I’ve fixed the html on this post a dozen times, and each time I hit “Update,” things get screwy again. I don’t understand what’s happening, but I can’t fight it anymore. If it looks messy, sorry about that, just move on to the body, and I’ll try again after work today.
Kindle Edition, 326 pg.
Bloodhound Books, 2018
Read: November 2 – 3, 2018
This is the fourth James Ryker novel, but the first I’ve read. This leaves me at somewhat of a disadvantage — but not an insurmountable one. Someone from his past reaches out to him — in an unconventional manner — for some help. Janet Campbell, the widow of the man who trained Ryker, who molded him into the intelligence agent/assassin he’d become is worried about their son and wants Ryker to step in for his sake.
Now, I don’t know if the series has featured Campbell or Charles McCabe (her husband) before — it’s not unheard of for a thriller to introduce an old, dear friend mid-series just to get the protagonist involved in something. I’m sure if they were around early on, returning readers were invested right away. But if this was their first appearance in the series, Sinclair introduced Campbell in such a way that it worked for me as a hook — I was invested because of Campbell more than because of Ryker.
Scott Campbell really never connected with his father, and his life has gone in a very different direction. He was an accountant at a prestigious London firm until recently, leaving under a cloud. He and his girlfriend, Kate Green, left England to get away from that cloud and moved to New York City for a fresh start. Well, mostly fresh. Kate’s father, Henry Green, is a fairly notorious criminal and nightclub owner. To make a little money, Scott does a few odd jobs for Henry (while Kate dreads Scott’s participation in her father’s business). Those odd jobs grow more serious as Green begins to trust him more.
Which is precisely the thing that Janet Campbell is worried about. So, enter James Ryker — a former intelligence officer between gigs. Once he arrives in NYC, he spends some time surveilling Scott and Kate to see what exactly is going on, and then he goes all-i to try to extricate them from the dangerous position that Scott has put them in. Which is a lot more dangerous than Ryker knows, as another drug dealer tries to move in on Green’s turf, and the FBI are preparing to make a few arrests.
What follows is exciting, tense, fast-paced and full of more surprises than I expected. Okay, that sounds like a tautology — with a book like this, you expect a few things to occur that you don’t expect (whatever that might end up being). The Green Viper gave me more of those things that I didn’t expect. A couple of them were pretty big surprises, too — so more and of greater magnitude than I expected.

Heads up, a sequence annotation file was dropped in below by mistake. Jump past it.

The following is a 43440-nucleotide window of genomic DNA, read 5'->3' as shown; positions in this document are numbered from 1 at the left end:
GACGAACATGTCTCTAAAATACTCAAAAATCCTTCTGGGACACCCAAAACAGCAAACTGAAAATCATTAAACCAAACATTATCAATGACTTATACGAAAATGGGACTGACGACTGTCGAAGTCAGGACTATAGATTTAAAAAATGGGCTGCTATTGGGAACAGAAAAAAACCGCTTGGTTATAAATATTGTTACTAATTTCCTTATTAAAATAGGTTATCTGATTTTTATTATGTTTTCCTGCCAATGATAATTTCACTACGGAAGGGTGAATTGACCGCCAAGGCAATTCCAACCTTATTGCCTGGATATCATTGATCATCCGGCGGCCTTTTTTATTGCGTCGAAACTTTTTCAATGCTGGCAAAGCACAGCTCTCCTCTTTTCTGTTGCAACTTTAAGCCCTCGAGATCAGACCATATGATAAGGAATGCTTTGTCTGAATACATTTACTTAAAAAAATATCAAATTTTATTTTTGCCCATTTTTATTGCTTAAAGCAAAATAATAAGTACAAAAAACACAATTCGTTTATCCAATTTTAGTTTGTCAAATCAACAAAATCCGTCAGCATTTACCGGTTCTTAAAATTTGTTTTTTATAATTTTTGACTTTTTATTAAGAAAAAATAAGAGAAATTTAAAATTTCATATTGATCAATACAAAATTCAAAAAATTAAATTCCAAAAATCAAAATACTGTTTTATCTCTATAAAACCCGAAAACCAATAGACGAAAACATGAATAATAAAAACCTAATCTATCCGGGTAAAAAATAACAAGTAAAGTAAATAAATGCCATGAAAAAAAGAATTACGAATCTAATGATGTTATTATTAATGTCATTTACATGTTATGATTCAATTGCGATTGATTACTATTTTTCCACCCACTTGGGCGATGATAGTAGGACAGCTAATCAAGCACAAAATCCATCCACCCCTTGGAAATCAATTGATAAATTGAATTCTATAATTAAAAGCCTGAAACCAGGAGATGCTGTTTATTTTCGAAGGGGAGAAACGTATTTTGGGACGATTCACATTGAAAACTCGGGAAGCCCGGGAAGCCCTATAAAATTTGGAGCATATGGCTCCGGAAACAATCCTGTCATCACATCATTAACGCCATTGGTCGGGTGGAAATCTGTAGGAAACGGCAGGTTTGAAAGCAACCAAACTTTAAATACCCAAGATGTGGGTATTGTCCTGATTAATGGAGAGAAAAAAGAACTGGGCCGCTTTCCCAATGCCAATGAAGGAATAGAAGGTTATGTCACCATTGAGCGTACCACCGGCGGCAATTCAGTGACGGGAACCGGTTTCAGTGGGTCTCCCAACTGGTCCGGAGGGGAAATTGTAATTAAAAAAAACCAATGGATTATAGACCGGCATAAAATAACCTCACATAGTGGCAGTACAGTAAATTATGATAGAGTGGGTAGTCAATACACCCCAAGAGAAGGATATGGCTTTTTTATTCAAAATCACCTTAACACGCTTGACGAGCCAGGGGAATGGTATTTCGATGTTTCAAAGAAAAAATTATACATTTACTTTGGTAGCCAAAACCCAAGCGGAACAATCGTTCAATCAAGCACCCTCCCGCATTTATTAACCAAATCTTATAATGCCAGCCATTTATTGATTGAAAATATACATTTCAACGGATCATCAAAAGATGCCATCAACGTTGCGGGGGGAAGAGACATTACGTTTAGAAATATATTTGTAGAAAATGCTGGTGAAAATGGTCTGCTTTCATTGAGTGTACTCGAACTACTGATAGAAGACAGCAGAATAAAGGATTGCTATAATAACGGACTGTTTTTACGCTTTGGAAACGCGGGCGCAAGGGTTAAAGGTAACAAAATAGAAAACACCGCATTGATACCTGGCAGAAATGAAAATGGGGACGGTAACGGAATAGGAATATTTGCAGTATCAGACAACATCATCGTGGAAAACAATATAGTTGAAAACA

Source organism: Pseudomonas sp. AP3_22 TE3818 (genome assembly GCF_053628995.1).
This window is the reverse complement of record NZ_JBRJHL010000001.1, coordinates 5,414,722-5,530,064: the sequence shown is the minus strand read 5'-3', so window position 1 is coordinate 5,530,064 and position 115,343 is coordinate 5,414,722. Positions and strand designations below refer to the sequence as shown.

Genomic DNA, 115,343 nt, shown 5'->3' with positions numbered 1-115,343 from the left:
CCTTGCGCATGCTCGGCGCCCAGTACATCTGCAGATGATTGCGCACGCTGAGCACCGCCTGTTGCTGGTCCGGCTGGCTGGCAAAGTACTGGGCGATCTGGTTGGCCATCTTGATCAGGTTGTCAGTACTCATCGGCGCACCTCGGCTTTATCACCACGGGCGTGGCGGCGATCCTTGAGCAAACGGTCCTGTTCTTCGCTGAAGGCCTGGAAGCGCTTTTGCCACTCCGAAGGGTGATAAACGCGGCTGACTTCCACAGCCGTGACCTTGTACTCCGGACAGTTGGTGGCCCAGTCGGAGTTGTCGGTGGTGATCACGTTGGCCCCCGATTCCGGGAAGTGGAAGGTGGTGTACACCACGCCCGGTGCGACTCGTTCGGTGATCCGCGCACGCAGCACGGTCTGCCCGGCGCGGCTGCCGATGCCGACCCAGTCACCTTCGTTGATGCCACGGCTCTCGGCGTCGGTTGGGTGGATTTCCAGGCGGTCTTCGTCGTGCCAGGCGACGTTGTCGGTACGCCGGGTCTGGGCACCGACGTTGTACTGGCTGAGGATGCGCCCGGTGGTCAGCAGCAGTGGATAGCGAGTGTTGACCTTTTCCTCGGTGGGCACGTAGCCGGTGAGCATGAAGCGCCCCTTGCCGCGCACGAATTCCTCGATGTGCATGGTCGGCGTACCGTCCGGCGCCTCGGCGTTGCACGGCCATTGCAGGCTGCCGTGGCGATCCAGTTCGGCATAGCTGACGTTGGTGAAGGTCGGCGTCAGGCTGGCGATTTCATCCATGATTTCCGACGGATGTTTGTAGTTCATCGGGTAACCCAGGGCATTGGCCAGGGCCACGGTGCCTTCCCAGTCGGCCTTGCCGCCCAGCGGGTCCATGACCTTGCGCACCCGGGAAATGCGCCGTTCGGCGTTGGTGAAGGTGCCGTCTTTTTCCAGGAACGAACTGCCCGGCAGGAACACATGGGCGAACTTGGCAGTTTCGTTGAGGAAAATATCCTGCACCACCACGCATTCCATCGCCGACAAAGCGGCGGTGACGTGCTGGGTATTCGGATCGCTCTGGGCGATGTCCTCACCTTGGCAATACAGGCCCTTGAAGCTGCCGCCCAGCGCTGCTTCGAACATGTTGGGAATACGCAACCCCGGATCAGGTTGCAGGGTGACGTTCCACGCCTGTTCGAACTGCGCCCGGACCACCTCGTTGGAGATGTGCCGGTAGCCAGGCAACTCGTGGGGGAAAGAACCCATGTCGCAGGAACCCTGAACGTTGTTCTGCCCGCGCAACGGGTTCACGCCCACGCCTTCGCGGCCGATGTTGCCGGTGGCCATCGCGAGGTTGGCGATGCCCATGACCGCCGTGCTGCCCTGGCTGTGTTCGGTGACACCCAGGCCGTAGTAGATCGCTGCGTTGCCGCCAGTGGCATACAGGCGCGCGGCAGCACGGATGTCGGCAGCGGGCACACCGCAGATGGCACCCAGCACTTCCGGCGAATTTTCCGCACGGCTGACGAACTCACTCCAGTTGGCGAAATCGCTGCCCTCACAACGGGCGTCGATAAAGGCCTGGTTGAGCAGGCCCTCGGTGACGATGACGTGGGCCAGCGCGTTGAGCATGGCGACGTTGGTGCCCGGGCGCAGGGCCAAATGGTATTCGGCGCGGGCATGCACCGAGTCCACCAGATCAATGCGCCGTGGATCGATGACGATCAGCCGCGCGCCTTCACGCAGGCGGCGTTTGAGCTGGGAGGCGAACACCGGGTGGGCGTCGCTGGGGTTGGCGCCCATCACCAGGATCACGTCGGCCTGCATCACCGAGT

The characters were well-drawn, but they all could’ve been a bit more three-dimensional. No one that we spent much time with at all was exactly two-dimensional (thankfully, I’ve had too much of that lately), but they all could’ve had a little more. By and large, for a thriller with this many moving pieces the characters were either as well-drawn as you might assume to meet, or a little better. Still, I want more. Characters are what hook me more than anything else in a book, and these were good enough, but I wanted more. Particularly Ryker — he’s the title character, and I really don’t think I know much more about him than I do any of the other characters (I might know Scott the best), and that doesn’t seem right.
The other thing I would’ve liked more of was the actual work done by Ryker. Not just him showing up where Scott doesn’t expect him — but how he got there, why he decides to show himself to Scott then. For example. From Finder to Child to Sharp and beyond, it’s the mechanics of their intelligence work that draws me in as much as the fight scenes or whatever. Sinclair is good at delivering the big moments — gun fights, chase scenes, and the like. But he could do better with the smaller moments — trailing someone, deciding to follow this line of investigation or reasoning. I guess you could say the story’s strong, it just feels like he has to many ellipses in it — let me see more of the connections between the moments.
Basically, I’m saying that I enjoyed the book — but I thought Sinclair could’ve given his readers a little more of everything. It was a good novel, but with a little more it could’ve been really good. The pacing is good, you get drawn in and the story really doesn’t let you go. I technically spent 2 days reading this, but about 80 percent of that was in one sitting — If I’d put off starting by a day, it would’ve been a one-sitting kind of book — start it, get sucked in and ignore the world until the bullets stop flying and the smoke clears. A very satisfying way to spend a couple of hours.
I enjoyed this book, the characters and the world Sinclair has created. Might I have had more appreciation for some of this if it weren’t my first Ryker novel? Sure. Am I curious enough about what I read to come back in book 5 (or go back to books 1-3)? Yeah, I think so — Sinclair’s a capable author and he’s got himself a fun world to play in. You should give this one a try — or one of the earlier books — and I’m willing to bet that you’ll end up agreeing with me, Rob Sinclair’s James Ryker is an action hero worth your time.
My thanks to damppebbles blog tours for the invitation to participate in this tour and the materials they provided.